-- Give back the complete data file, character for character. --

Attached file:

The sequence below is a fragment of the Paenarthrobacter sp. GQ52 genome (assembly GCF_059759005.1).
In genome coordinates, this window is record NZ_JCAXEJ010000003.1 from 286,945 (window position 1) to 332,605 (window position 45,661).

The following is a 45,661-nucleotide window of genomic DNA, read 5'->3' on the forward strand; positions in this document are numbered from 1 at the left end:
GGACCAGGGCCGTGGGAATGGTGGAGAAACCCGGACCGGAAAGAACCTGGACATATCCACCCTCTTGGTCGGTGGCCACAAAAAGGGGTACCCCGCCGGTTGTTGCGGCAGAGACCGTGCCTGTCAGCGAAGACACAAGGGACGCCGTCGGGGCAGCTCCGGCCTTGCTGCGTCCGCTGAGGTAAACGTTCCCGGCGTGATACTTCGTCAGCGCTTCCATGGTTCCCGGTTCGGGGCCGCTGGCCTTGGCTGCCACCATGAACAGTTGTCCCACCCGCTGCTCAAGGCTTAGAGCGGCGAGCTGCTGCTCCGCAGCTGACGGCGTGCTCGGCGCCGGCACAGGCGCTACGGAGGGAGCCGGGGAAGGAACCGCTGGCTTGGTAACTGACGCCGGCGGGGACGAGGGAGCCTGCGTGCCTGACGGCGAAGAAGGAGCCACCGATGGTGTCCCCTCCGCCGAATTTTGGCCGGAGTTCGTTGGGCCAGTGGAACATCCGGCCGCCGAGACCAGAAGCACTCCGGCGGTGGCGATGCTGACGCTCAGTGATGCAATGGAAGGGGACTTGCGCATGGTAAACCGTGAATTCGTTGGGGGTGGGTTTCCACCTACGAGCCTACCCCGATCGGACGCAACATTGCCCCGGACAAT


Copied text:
The sequence below is a fragment of the Paenarthrobacter sp. GQ52 genome (assembly GCF_059759005.1).
In genome coordinates, this window is record NZ_JCAXEJ010000003.1 from 286,945 (window position 1) to 332,605 (window position 45,661).

The following is a 45,661-nucleotide window of genomic DNA, read 5'->3' on the forward strand; positions in this document are numbered from 1 at the left end:
GGACCAGGGCCGTGGGAATGGTGGAGAAACCCGGACCGGAAAGAACCTGGACATATCCACCCTCTTGGTCGGTGGCCACAAAAAGGGGTACCCCGCCGGTTGTTGCGGCAGAGACCGTGCCTGTCAGCGAAGACACAAGGGACGCCGTCGGGGCAGCTCCGGCCTTGCTGCGTCCGCTGAGGTAAACGTTCCCGGCGTGATACTTCGTCAGCGCTTCCATGGTTCCCGGTTCGGGGCCGCTGGCCTTGGCTGCCACCATGAACAGTTGTCCCACCCGCTGCTCAAGGCTTAGAGCGGCGAGCTGCTGCTCCGCAGCTGACGGCGTGCTCGGCGCCGGCACAGGCGCTACGGAGGGAGCCGGGGAAGGAACCGCTGGCTTGGTAACTGACGCCGGCGGGGACGAGGGAGCCTGCGTGCCTGACGGCGAAGAAGGAGCCACCGATGGTGTCCCCTCCGCCGAATTTTGGCCGGAGTTCGTTGGGCCAGTGGAACATCCGGCCGCCGAGACCAGAAGCACTCCGGCGGTGGCGATGCTGACGCTCAGTGATGCAATGGAAGGGGACTTGCGCATGGTAAACCGTGAATTCGTTGGGGGTGGGTTTCCACCTACGAGCCTACCCCGATCGGACGCAACATTGCCCCGGACAAT